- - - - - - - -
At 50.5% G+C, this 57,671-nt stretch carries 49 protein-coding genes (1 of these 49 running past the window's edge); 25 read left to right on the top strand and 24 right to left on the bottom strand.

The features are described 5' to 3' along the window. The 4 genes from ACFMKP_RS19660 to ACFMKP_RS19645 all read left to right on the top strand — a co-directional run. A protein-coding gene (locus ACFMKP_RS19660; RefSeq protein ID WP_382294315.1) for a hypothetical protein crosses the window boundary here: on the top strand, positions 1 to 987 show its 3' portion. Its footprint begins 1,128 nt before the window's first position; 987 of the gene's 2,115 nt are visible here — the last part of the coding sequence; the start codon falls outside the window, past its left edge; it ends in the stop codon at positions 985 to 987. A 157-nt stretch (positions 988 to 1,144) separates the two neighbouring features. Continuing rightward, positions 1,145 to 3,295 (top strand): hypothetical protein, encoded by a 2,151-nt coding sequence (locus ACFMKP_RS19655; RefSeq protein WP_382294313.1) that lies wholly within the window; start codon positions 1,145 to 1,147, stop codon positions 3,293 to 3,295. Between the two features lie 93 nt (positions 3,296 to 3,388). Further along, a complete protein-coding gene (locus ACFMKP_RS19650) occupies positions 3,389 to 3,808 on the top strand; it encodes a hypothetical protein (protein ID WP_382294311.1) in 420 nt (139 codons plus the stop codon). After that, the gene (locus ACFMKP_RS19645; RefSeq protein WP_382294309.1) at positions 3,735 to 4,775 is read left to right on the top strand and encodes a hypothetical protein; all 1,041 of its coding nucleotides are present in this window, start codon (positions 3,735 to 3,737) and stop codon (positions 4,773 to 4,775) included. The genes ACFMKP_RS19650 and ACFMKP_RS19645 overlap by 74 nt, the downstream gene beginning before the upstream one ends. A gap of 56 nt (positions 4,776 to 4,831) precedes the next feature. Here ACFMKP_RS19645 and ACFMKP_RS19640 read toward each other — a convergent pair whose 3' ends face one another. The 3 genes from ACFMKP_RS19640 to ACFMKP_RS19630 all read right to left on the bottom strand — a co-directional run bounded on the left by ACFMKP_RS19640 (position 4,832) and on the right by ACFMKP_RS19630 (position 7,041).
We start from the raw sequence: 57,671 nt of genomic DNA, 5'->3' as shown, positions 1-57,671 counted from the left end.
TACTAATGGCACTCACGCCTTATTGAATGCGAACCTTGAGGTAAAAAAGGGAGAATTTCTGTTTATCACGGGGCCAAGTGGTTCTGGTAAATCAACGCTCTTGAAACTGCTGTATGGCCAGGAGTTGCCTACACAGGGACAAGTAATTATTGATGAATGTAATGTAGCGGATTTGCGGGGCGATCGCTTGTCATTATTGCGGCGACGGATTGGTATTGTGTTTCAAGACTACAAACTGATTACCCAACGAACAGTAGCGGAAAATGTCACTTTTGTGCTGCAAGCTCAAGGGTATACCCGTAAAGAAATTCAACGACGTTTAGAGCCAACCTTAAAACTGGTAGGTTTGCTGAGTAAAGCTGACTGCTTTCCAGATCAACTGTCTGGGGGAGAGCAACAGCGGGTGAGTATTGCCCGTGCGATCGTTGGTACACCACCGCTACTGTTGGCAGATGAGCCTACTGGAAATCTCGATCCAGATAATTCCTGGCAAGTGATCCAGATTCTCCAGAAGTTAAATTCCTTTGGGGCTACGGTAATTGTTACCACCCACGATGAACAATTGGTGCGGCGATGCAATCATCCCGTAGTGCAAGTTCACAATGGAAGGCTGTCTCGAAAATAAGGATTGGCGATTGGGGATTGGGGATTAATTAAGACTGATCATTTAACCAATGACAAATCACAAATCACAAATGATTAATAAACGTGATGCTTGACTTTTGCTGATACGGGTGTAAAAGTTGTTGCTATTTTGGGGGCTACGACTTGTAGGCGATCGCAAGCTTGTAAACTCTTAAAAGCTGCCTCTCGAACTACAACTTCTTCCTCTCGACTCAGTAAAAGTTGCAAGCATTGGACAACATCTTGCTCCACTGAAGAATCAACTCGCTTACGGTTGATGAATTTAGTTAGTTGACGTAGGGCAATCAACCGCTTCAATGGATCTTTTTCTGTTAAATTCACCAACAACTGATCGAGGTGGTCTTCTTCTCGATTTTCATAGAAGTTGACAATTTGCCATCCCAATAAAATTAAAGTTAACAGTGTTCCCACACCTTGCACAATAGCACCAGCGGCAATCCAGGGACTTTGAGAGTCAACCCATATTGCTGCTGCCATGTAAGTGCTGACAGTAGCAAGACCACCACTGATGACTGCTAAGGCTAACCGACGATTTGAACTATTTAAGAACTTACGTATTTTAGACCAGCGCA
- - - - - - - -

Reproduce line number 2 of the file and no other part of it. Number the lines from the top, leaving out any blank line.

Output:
The features are described 5' to 3' along the window. The 4 genes from ACFMKP_RS19660 to ACFMKP_RS19645 all read left to right on the top strand — a co-directional run. A protein-coding gene (locus ACFMKP_RS19660; RefSeq protein ID WP_382294315.1) for a hypothetical protein crosses the window boundary here: on the top strand, positions 1 to 987 show its 3' portion. Its footprint begins 1,128 nt before the window's first position; 987 of the gene's 2,115 nt are visible here — the last part of the coding sequence; the start codon falls outside the window, past its left edge; it ends in the stop codon at positions 985 to 987. A 157-nt stretch (positions 988 to 1,144) separates the two neighbouring features. Continuing rightward, positions 1,145 to 3,295 (top strand): hypothetical protein, encoded by a 2,151-nt coding sequence (locus ACFMKP_RS19655; RefSeq protein WP_382294313.1) that lies wholly within the window; start codon positions 1,145 to 1,147, stop codon positions 3,293 to 3,295. Between the two features lie 93 nt (positions 3,296 to 3,388). Further along, a complete protein-coding gene (locus ACFMKP_RS19650) occupies positions 3,389 to 3,808 on the top strand; it encodes a hypothetical protein (protein ID WP_382294311.1) in 420 nt (139 codons plus the stop codon). After that, the gene (locus ACFMKP_RS19645; RefSeq protein WP_382294309.1) at positions 3,735 to 4,775 is read left to right on the top strand and encodes a hypothetical protein; all 1,041 of its coding nucleotides are present in this window, start codon (positions 3,735 to 3,737) and stop codon (positions 4,773 to 4,775) included. The genes ACFMKP_RS19650 and ACFMKP_RS19645 overlap by 74 nt, the downstream gene beginning before the upstream one ends. A gap of 56 nt (positions 4,776 to 4,831) precedes the next feature. Here ACFMKP_RS19645 and ACFMKP_RS19640 read toward each other — a convergent pair whose 3' ends face one another. The 3 genes from ACFMKP_RS19640 to ACFMKP_RS19630 all read right to left on the bottom strand — a co-directional run bounded on the left by ACFMKP_RS19640 (position 4,832) and on the right by ACFMKP_RS19630 (position 7,041).